NACAC’s newly updated Guide to International University Admission features country profiles and admission advice for 13 destinations that have proven popular among US students seeking full degrees outside their home country.
Does your college use agents to recruit international students?
In a new article published by NACAC, Jake Reckford, a client manager at IDP Connect, shares his perspective on what it takes to develop successful institution-agent partnerships.
The piece is offered in conjunction with a series of NACAC resource papers designed to help institutions that work with agents in the college admission process.
High schools and colleges continue to develop and refine their strategies for recruiting abroad, according to new findings from the National Association for College Admission Counseling (NACAC).
In particular, the association’s latest research brief shows that over the last two years more colleges have adopted practices that provide greater oversight of commissioned-based agents.
New policy guidance issued last month by US Immigration and Customs Enforcement (ICE) confirmed that Form I-20 must be issued directly to a student, not a recruiter or agent.
The form—which serves as an individual’s Certificate of Eligibility for Nonimmigrant Student Status—is supplied to international students who have been accepted for enrollment at a US educational institution certified by the Student and Exchange Visitor Program (SEVP).
International students heading to the US for college now have an extra step to complete when applying for a visa.
Under rules that went into effect earlier this month, students and most others seeking US visas will be asked to disclose their social media screen names.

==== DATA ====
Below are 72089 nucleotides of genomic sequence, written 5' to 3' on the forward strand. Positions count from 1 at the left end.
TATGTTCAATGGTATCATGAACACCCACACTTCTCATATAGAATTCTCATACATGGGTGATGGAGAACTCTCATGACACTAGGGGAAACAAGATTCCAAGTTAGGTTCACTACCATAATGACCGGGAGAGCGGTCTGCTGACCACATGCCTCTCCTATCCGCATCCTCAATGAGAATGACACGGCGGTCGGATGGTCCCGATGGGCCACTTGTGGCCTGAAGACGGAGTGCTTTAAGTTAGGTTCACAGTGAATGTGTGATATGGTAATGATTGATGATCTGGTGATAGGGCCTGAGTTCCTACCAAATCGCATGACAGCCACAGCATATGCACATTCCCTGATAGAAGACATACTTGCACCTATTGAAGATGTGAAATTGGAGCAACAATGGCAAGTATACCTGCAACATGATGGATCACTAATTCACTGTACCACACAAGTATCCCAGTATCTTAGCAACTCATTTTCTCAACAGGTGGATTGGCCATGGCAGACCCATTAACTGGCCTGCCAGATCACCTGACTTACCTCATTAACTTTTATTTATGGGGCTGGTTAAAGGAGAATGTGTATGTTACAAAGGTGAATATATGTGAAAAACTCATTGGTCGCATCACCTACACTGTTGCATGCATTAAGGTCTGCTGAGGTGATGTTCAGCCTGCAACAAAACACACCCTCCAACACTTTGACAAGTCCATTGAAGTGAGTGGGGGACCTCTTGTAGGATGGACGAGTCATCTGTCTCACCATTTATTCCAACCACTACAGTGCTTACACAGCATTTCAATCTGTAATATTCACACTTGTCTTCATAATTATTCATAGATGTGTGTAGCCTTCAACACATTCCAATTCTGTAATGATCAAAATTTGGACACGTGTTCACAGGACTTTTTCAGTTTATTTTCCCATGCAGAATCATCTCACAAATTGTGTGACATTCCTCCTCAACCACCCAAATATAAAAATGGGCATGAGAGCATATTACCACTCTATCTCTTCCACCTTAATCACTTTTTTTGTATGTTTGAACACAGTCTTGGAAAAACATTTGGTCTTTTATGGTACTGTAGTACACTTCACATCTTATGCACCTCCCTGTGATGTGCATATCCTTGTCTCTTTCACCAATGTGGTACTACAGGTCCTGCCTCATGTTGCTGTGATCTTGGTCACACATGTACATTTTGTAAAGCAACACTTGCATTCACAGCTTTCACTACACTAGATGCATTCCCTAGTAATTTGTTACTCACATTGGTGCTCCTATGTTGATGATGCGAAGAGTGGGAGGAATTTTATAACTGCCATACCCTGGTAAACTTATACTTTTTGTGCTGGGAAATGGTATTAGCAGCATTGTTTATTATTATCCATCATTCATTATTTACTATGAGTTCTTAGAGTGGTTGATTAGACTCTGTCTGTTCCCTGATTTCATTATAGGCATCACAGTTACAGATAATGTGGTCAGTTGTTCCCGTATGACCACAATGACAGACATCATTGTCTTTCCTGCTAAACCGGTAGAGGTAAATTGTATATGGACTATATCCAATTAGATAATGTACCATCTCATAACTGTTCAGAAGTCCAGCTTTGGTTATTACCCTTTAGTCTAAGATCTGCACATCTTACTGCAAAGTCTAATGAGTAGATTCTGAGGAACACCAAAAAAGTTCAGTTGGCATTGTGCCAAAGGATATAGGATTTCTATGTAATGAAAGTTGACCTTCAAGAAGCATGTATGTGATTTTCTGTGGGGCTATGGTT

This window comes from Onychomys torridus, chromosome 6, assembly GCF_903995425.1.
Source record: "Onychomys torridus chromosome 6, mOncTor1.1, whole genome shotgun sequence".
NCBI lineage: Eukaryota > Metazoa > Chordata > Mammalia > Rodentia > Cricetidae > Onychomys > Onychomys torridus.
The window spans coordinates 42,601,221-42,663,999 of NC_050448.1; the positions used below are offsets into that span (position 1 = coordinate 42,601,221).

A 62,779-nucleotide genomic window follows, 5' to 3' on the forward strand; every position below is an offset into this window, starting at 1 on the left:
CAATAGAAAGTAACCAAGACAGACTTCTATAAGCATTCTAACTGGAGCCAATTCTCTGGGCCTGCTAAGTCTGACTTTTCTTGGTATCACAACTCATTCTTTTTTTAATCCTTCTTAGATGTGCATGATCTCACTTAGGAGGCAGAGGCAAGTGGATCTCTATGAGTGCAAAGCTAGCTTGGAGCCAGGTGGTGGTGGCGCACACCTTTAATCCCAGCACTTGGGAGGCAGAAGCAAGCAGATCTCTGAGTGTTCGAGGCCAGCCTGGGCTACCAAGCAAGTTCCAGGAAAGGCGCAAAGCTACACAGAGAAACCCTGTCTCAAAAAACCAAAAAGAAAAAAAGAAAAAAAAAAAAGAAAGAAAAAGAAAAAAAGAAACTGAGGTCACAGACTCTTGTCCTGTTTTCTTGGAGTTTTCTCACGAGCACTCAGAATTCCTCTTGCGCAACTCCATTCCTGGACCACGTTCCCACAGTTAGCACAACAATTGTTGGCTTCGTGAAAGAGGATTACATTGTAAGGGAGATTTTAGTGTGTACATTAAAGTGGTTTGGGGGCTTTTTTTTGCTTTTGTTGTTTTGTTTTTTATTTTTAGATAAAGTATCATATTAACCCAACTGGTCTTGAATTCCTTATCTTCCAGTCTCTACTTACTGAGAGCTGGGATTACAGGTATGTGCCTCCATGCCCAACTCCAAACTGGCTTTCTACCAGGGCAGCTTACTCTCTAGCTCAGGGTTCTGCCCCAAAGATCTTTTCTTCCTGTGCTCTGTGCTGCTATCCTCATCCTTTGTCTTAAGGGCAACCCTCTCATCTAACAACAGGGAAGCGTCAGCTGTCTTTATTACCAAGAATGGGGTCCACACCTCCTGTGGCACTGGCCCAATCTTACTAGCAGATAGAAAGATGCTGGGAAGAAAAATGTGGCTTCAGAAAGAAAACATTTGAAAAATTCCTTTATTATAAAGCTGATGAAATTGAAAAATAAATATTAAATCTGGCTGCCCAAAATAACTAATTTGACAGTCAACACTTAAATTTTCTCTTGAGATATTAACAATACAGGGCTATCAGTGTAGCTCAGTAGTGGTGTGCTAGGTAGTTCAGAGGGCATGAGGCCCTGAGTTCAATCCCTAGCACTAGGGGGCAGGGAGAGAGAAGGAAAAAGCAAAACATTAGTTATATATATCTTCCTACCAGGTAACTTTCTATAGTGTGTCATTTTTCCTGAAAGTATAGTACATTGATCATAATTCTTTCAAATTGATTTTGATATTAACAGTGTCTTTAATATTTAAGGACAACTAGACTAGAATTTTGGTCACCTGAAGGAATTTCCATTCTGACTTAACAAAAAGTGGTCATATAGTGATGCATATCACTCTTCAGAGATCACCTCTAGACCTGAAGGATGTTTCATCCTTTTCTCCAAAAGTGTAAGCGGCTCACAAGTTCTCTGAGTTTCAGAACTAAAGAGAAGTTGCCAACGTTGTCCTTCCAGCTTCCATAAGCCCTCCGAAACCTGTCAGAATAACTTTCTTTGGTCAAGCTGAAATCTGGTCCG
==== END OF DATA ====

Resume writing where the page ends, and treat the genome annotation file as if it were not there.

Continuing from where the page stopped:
There are many issues and challenges facing international and first-generation college students in the college admission process and as they work to earn their degrees.
But one student is taking those challenges and using them as the basis for her new education tech start-up.
During a Facebook Live broadcast Thursday afternoon, EducationUSA Branch Chief Fred Boll discussed the message he wants the United States to send to students across the globe.
“The State Department and EducationUSA are focused on sending a clear and positive message to students all around the world that you are welcome in the United States. We want all qualified students to come study in the United States. We have an unparalleled diversity of institutions, opportunities…There are experiences students will have here that they will simply not get anywhere else,” Boll said.
Interested in learning more about international student recruitment in the US?
We’ll be broadcasting via Facebook Live on Thursday, Jan. 31 with EducationUSA’s branch chief Fred Boll. Tune in at noon ET to learn more about EducationUSA resources and priorities, as well as strategies to attract qualified students to the US.
For some colleges and universities, partnering with commissioned agents to recruit international students is part of a multifaceted admission strategy.
Though the use of agents can be controversial, EducationUSA is changing its long-standing policy and will now make EducationUSA information and resources available to the public at large, which would include agents. They will also include agents working with US higher education institutions in EducationUSA events and meetings.
The number of international students studying at US colleges and universities hit an all-time high of 1.09 million during the 2017-18 academic year.
But data captured in the most recent Open Doors report from the Institute of International Educational Exchange (IIE) shows that new international student enrollments continued to fall— a trend first observed three years ago.